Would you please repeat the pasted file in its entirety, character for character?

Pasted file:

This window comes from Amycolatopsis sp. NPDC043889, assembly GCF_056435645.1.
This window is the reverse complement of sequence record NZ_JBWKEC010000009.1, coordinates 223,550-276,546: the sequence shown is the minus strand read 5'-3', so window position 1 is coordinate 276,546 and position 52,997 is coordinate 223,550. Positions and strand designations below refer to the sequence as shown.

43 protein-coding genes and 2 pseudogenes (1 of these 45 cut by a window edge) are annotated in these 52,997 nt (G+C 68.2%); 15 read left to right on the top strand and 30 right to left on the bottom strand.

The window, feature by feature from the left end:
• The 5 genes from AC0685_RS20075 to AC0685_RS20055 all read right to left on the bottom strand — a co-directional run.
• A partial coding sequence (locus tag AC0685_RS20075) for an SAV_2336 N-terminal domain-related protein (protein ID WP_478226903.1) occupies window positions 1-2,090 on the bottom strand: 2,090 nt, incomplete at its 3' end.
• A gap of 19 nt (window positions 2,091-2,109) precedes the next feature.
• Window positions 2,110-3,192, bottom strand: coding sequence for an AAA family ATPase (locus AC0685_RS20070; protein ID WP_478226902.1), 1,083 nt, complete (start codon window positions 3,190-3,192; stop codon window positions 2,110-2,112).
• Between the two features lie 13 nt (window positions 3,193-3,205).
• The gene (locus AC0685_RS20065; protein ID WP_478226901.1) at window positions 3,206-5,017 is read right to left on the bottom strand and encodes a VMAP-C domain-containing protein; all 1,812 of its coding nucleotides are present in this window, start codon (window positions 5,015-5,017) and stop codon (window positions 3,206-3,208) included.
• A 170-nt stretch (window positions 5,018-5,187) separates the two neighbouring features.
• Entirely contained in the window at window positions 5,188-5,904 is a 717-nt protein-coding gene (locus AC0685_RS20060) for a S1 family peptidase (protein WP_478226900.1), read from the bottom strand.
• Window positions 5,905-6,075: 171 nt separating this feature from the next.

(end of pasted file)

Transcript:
This window comes from Amycolatopsis sp. NPDC043889, assembly GCF_056435645.1.
This window is the reverse complement of sequence record NZ_JBWKEC010000009.1, coordinates 223,550-276,546: the sequence shown is the minus strand read 5'-3', so window position 1 is coordinate 276,546 and position 52,997 is coordinate 223,550. Positions and strand designations below refer to the sequence as shown.

43 protein-coding genes and 2 pseudogenes (1 of these 45 cut by a window edge) are annotated in these 52,997 nt (G+C 68.2%); 15 read left to right on the top strand and 30 right to left on the bottom strand.

The window, feature by feature from the left end:
• The 5 genes from AC0685_RS20075 to AC0685_RS20055 all read right to left on the bottom strand — a co-directional run.
• A partial coding sequence (locus tag AC0685_RS20075) for an SAV_2336 N-terminal domain-related protein (protein ID WP_478226903.1) occupies window positions 1-2,090 on the bottom strand: 2,090 nt, incomplete at its 3' end.
• A gap of 19 nt (window positions 2,091-2,109) precedes the next feature.
• Window positions 2,110-3,192, bottom strand: coding sequence for an AAA family ATPase (locus AC0685_RS20070; protein ID WP_478226902.1), 1,083 nt, complete (start codon window positions 3,190-3,192; stop codon window positions 2,110-2,112).
• Between the two features lie 13 nt (window positions 3,193-3,205).
• The gene (locus AC0685_RS20065; protein ID WP_478226901.1) at window positions 3,206-5,017 is read right to left on the bottom strand and encodes a VMAP-C domain-containing protein; all 1,812 of its coding nucleotides are present in this window, start codon (window positions 5,015-5,017) and stop codon (window positions 3,206-3,208) included.
• A 170-nt stretch (window positions 5,018-5,187) separates the two neighbouring features.
• Entirely contained in the window at window positions 5,188-5,904 is a 717-nt protein-coding gene (locus AC0685_RS20060) for a S1 family peptidase (protein WP_478226900.1), read from the bottom strand.
• Window positions 5,905-6,075: 171 nt separating this feature from the next.